Olympic Village homeless modular housing reaches completion
Nearly all 600 units of temporary modular housing the provincial government set out to build more than a year ago have been completed.
The latest to reach completion is located just west of the Olympic Village, on a City of Vancouver-owned parcel of land that once held the Enchant Christmas Light Maze. The project at 265 West 1st Avenue provides 52 homes for the homeless, and like other modular housing projects, each unit — approximately 320-sq-ft in size — is equipped with a bathroom and kitchenette.
This housing complex will be managed by PHS Community Services Society, and its residents will have access to farming training from Sole Food Street Farms, which operates an urban farm on an adjacent city-owned site.
Residents will learn about growing the business’ fruits and vegetables, which are sold at farmers’ markets and to local restaurants and retail outlets. Food grown at this location will also be used in meals served on site.
Within the building, residents also have access to other life and employment skills training, health and wellness support services, and opportunities for volunteer work. These offerings and services are similar to those found at other modular housing buildings.
The completion of this project at Southeast False Creek brings the total number of completed modular units within Vancouver to 554 homes. The ninth and final project, providing 52 homes, is currently under construction at 258 Union Street — located just south of Chinatown on a city-owned green space at the easternmost end of the viaducts.
However, overall progress on building a total of 2,000 units within two years has been somewhat slower, with only about 800 units built to date and a further 1,200 in various stages of planning.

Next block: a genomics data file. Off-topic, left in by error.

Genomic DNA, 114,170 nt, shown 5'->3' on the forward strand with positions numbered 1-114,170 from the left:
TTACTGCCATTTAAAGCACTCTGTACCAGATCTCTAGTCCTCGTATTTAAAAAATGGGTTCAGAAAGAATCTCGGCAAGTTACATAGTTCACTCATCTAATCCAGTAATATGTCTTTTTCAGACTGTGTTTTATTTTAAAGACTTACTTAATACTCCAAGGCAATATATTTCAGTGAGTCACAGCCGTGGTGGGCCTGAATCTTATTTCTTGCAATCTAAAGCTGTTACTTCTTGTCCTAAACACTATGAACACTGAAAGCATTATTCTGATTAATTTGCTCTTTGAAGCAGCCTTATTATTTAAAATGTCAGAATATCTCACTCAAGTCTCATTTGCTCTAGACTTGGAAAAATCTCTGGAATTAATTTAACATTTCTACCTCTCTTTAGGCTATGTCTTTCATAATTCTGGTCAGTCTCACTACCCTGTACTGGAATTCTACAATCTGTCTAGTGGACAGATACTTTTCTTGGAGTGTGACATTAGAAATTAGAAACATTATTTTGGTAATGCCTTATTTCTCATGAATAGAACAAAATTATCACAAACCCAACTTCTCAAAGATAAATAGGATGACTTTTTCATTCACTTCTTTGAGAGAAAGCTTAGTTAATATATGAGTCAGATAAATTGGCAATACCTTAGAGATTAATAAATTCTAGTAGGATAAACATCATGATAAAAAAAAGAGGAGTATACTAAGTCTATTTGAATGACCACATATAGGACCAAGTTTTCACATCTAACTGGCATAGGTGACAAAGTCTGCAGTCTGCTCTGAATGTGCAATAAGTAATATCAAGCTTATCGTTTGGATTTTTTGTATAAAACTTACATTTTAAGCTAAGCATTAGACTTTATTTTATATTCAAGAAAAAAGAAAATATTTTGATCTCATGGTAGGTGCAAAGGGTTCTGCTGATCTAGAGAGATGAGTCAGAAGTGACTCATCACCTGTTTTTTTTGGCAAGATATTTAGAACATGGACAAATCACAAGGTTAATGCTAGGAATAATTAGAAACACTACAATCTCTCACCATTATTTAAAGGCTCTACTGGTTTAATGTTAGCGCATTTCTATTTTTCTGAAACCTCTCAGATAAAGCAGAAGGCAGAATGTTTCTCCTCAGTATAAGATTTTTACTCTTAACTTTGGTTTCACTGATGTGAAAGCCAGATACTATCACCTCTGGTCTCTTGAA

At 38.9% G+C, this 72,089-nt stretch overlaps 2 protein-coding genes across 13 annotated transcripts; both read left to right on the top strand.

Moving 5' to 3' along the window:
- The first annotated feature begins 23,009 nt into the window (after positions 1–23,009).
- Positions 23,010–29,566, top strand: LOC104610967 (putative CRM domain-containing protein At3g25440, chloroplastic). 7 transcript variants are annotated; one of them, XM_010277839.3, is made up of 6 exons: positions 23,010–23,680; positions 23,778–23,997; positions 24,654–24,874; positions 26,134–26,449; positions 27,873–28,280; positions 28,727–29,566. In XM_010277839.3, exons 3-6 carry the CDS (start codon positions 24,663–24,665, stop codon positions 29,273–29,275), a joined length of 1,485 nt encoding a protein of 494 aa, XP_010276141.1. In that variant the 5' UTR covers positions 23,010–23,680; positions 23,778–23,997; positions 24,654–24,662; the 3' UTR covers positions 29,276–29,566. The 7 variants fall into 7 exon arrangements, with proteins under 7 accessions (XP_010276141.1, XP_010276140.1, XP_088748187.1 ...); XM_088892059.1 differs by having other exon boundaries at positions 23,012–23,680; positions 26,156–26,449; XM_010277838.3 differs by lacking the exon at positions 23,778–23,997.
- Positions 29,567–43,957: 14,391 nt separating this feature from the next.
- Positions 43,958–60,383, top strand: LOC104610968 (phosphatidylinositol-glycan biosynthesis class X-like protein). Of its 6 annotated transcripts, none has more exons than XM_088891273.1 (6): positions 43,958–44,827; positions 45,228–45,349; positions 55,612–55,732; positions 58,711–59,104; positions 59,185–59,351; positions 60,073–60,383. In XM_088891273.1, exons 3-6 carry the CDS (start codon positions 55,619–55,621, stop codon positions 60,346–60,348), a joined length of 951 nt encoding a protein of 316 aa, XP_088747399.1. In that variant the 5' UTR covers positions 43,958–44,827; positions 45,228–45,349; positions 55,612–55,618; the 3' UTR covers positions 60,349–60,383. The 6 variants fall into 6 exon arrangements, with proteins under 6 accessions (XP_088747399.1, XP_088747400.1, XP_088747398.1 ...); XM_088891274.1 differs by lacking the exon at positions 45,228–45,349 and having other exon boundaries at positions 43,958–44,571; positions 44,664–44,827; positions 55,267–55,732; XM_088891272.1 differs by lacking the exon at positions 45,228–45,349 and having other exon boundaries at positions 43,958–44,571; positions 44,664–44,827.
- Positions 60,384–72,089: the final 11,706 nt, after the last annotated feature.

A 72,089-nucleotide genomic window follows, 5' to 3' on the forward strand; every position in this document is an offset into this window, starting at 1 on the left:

Modular housing units are being built in 22 municipalities across BC as one of the strategies to help address homelessness.
The modular structures can be dismantled and reassembled on another site when construction on permanent redevelopments begin. Such structures can be built in just a few weeks, and with a budget that is just a small fraction of the cost of a conventional structure.
All of the modular housing complexes in Vancouver have been built by Horizon North, which was initially selected for its experience with building similar structures for Alberta’s energy sector workers.
- Modular housing approved for former Enchant Christmas site near Olympic Village
- Vancouver councillor wants 600 more modular homes for the homeless
- 144 new temporary modular homes for the homeless open in Vancouver
- Richmond approves its first modular housing project for the homeless
- $7.6-million modular housing project for the homeless planned for Burnaby
- 650 affordable homes proposed for Concord Pacific sites in Yaletown